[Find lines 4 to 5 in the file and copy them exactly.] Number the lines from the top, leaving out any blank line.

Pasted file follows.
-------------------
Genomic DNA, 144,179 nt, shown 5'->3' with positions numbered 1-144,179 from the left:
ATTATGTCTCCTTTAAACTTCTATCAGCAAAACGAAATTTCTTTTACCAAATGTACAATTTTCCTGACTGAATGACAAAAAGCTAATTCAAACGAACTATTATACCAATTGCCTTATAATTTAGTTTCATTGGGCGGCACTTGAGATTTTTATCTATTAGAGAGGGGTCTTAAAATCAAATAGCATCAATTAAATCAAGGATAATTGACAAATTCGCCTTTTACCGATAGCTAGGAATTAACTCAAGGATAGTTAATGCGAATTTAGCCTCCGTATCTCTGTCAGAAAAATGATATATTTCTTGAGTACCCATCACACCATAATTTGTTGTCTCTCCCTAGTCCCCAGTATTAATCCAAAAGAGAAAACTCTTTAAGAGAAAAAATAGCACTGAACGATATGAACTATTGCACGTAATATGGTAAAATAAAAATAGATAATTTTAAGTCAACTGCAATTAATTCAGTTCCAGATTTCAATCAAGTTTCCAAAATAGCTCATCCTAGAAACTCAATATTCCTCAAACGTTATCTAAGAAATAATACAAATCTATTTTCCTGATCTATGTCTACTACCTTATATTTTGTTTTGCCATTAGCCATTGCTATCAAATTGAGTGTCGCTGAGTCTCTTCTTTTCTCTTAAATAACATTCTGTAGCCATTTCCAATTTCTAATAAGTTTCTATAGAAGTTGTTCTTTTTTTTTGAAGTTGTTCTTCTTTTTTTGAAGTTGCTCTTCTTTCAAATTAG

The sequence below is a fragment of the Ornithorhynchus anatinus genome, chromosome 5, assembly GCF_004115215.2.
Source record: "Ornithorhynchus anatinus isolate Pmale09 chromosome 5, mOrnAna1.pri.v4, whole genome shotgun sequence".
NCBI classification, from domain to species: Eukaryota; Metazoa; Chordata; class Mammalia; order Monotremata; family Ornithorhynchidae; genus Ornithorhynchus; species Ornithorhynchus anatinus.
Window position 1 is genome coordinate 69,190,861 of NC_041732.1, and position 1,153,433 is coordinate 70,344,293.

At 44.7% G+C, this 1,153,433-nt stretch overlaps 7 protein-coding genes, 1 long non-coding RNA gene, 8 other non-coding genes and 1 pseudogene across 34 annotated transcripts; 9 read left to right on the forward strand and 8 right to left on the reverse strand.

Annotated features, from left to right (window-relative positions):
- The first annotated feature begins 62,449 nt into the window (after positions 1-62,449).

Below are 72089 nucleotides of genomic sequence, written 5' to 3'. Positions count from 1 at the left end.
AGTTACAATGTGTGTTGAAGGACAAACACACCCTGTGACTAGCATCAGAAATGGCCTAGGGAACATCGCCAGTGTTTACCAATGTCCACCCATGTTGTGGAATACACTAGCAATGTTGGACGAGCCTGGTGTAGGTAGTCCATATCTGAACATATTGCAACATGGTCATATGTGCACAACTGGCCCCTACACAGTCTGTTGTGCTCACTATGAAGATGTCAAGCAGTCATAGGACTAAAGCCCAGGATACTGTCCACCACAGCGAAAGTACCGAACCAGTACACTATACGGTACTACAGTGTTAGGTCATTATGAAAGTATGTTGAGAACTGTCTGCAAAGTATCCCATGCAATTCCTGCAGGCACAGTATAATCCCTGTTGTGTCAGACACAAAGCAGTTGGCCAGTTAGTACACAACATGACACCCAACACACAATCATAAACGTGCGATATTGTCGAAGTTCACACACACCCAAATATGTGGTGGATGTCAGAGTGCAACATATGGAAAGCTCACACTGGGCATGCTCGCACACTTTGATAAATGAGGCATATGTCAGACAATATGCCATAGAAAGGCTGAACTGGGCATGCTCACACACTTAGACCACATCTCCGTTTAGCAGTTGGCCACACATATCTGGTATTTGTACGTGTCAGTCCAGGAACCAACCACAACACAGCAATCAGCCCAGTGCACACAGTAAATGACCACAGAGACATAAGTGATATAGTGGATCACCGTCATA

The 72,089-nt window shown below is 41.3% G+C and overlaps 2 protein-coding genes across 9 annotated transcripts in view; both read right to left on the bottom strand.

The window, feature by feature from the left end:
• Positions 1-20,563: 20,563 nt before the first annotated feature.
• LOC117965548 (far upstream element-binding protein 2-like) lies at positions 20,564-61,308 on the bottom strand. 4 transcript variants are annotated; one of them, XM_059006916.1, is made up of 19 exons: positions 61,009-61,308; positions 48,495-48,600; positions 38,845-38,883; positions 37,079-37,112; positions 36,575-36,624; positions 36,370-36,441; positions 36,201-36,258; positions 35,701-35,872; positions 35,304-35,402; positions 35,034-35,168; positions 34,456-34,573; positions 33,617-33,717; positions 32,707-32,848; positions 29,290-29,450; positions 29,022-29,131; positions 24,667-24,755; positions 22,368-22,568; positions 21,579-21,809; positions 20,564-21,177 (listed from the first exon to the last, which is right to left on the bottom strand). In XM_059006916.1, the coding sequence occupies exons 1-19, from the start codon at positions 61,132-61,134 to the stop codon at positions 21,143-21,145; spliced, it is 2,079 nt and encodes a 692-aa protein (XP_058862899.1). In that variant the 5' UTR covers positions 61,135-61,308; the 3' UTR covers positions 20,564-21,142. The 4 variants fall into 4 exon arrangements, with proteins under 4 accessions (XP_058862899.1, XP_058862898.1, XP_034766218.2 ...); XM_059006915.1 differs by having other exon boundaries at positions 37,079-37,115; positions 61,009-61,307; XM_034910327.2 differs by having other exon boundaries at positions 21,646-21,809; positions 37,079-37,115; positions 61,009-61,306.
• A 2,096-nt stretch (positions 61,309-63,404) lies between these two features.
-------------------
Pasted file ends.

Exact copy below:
Source record: "Ornithorhynchus anatinus isolate Pmale09 chromosome 5, mOrnAna1.pri.v4, whole genome shotgun sequence".
NCBI classification, from domain to species: Eukaryota; Metazoa; Chordata; class Mammalia; order Monotremata; family Ornithorhynchidae; genus Ornithorhynchus; species Ornithorhynchus anatinus.